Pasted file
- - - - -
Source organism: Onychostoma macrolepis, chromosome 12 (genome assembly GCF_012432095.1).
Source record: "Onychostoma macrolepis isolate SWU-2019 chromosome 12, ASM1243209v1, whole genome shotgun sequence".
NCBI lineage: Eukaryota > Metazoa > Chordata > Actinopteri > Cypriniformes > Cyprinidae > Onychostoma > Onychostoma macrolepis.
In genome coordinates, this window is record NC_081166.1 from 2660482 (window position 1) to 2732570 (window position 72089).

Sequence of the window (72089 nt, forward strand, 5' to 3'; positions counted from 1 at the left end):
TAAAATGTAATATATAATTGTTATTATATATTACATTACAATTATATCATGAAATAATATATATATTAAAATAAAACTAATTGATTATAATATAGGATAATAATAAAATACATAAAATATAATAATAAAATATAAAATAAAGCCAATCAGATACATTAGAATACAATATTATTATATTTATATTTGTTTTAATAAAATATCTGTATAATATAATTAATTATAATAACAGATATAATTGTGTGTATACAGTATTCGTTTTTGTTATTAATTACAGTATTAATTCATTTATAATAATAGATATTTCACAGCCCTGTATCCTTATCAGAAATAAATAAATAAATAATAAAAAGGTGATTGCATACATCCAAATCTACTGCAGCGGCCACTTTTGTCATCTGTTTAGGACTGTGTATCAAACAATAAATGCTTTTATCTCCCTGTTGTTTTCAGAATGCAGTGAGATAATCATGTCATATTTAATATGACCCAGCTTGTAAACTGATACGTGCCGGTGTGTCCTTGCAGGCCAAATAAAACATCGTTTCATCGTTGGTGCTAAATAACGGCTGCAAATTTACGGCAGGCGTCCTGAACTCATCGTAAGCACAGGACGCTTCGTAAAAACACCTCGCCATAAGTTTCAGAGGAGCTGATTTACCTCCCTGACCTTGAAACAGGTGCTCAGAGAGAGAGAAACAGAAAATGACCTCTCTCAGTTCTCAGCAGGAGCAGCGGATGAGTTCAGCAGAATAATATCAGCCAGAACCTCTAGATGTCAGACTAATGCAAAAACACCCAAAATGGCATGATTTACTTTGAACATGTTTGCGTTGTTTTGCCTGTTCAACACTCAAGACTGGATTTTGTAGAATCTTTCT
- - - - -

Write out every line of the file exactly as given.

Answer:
Source organism: Onychostoma macrolepis, chromosome 12 (genome assembly GCF_012432095.1).
Source record: "Onychostoma macrolepis isolate SWU-2019 chromosome 12, ASM1243209v1, whole genome shotgun sequence".
NCBI lineage: Eukaryota > Metazoa > Chordata > Actinopteri > Cypriniformes > Cyprinidae > Onychostoma > Onychostoma macrolepis.
In genome coordinates, this window is record NC_081166.1 from 2660482 (window position 1) to 2732570 (window position 72089).

Sequence of the window (72089 nt, forward strand, 5' to 3'; positions counted from 1 at the left end):
TAAAATGTAATATATAATTGTTATTATATATTACATTACAATTATATCATGAAATAATATATATATTAAAATAAAACTAATTGATTATAATATAGGATAATAATAAAATACATAAAATATAATAATAAAATATAAAATAAAGCCAATCAGATACATTAGAATACAATATTATTATATTTATATTTGTTTTAATAAAATATCTGTATAATATAATTAATTATAATAACAGATATAATTGTGTGTATACAGTATTCGTTTTTGTTATTAATTACAGTATTAATTCATTTATAATAATAGATATTTCACAGCCCTGTATCCTTATCAGAAATAAATAAATAAATAATAAAAAGGTGATTGCATACATCCAAATCTACTGCAGCGGCCACTTTTGTCATCTGTTTAGGACTGTGTATCAAACAATAAATGCTTTTATCTCCCTGTTGTTTTCAGAATGCAGTGAGATAATCATGTCATATTTAATATGACCCAGCTTGTAAACTGATACGTGCCGGTGTGTCCTTGCAGGCCAAATAAAACATCGTTTCATCGTTGGTGCTAAATAACGGCTGCAAATTTACGGCAGGCGTCCTGAACTCATCGTAAGCACAGGACGCTTCGTAAAAACACCTCGCCATAAGTTTCAGAGGAGCTGATTTACCTCCCTGACCTTGAAACAGGTGCTCAGAGAGAGAGAAACAGAAAATGACCTCTCTCAGTTCTCAGCAGGAGCAGCGGATGAGTTCAGCAGAATAATATCAGCCAGAACCTCTAGATGTCAGACTAATGCAAAAACACCCAAAATGGCATGATTTACTTTGAACATGTTTGCGTTGTTTTGCCTGTTCAACACTCAAGACTGGATTTTGTAGAATCTTTCT